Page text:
16 August, 2011

Riparian Zone Clearing

Riparian Zone Clearing A few weeks ago, the Qld State Government received the Interim Report of Flood Commission of Inquiry & committed to implementing every one of the 104 recommendations. There are around 30 recommendations pertaining to the operation of dams as flood mitigation and/or potable water storages.

The Commissions of Inquiry order under which the Commission was established requires the provision of an interim report – by 1 August 2011 on matters associated with flood preparedness, to enable early recommendations to be implemented before next summer’s wet season.

The report endeavours to make recommendations which can be put into effect in time to provide some safeguards should flooding recur this summer. It also deals, particularly where dam operations are concerned, with work which cannot be completed by summer, but the commencement of which was not to be delayed until the Commission’s final report is provided.

This week news spread like wildfire through various South East Qld Water Catchment Management Groups, that the Lockyer Valley Regional Council (LVRC) were clearing riparian zones in the Lockyer Valley.

To put this in context, the floods of December 2010 and January 2011 strained the resources of a state more used to coping with drought than flood.
The consequences of the floods were shocking. No-one could have believed that people could be swept by a torrent from their homes and killed, as they were in Grantham. Nine motorists could be drowned in the attempt to negotiate floodwaters

The terms of reference were extensive. The Commissioner was asked to inquire into the preparation and planning for the flooding by governments at all levels, emergency services and the community.

In Section 7.3.1 of the commission of inquiry’s interim report, it states that the Locker Valley Regional Council (LVRC) should develop a plan for the removal of debris. When conducted clearing under a debris removal plan, the Council would have needed to gain approval from the Department of Environment and Resource Management (DERM) to remove existing live vegetation in line with Section 7.3.1.

Since the January flood the green light has been given to clear Black Fellows Creek (20 klms already cleared) and parts of Tenthill Creek. Apparently significant parts of Murphy's and Flagstone Creeks are also being cleared.

One of the main sources of the problem is the wording of the recommendation. If one actually reads the text that was used to form that recommendation it says as follows:
"As Dr Jordan, an expert hydrologist consulted by the Commission, observed in evidence, it seems unlikely that vegetation growing in or immediately adjacent to watercourses contributed significantly to the amount of debris washed downstream as compared with the amount of debris comprised of other vegetation stripped from land beyond creek beds and banks and, of course, man-made objects.122"

The wording of the recommendation isn't an accurate reflection of this.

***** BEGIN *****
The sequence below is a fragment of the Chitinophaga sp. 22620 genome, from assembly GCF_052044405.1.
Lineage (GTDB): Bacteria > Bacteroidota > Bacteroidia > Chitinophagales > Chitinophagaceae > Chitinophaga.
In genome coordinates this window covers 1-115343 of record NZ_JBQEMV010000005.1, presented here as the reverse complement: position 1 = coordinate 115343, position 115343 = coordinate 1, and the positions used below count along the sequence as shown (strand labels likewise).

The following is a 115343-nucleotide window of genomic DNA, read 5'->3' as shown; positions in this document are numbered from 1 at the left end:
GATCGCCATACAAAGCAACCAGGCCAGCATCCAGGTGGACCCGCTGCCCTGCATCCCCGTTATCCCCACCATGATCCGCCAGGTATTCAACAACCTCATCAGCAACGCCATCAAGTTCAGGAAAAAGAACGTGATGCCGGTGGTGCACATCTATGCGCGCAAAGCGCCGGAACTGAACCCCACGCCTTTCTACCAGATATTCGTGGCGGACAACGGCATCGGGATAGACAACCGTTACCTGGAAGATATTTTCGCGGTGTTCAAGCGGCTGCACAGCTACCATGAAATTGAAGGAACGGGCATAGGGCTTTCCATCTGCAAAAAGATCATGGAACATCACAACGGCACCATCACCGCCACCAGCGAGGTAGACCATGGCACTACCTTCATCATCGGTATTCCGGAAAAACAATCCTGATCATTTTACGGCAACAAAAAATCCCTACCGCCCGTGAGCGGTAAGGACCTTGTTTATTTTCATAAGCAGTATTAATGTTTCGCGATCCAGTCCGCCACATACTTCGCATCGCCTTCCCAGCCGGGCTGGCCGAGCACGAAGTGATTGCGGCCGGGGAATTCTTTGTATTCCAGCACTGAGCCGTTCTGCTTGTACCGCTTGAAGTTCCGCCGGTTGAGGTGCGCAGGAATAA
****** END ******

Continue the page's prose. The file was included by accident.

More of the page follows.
"7.4 Lockyer Valley Regional Council should immediately develop a plan for the removal of debris, man-made and natural, from waterways in the Lockyer Valley and put it into effect so as to minimise the risk should flooding recur in the coming wet season."

It would appear Lockyer Valley Regional Council have over stepped the mark. There are also systemic failures on the part of the Department of Environment and Resource Management (DERM). ASBG will watch with interest at how DERM respond to this situation.

Optimism Last week The QLD Premier addressed the QLD Media Club. One can read the transcript on the QLD Government’s website.
The premise of her speech was her yearning to counter some of the negative messages coming form both sides of politics, with some messages of hope and optimism.
She said that she did not believe either side of politics would stop the “scrutiny” of each other’s policies.

Restriction of Mining Exploration Apparently, no mining exploration will be allowed in and around urban areas of Queensland, including regional centres such as Ipswich, Toowoomba, Beaudesert, Rockhampton, Mackay and St George Queensland Premier Anna Bligh said today, after a new policy was considered by Cabinet.

The Premier said an exploration Restricted Area would be declared over land bound by the South East Queensland Regional Plan as well as other regional centres and towns with a population of 1,000 or more ( as defined by the Australian Bureau of Statistics).

Gas In Qld and Western Australia the State Governments are throwing a lot of weight, money and recourses behind the promotion of their respective gas industries.

Gas is being pitched as a “clean” fuel with less greenhouse gas intensity.

ASBG is all for a transition to sustainable energy with minimal disruption to economic activity, but there are still a lot of questions to be answered about the “life cycle” impacts of gas and the rationale of substituting one fossil fuel for another.

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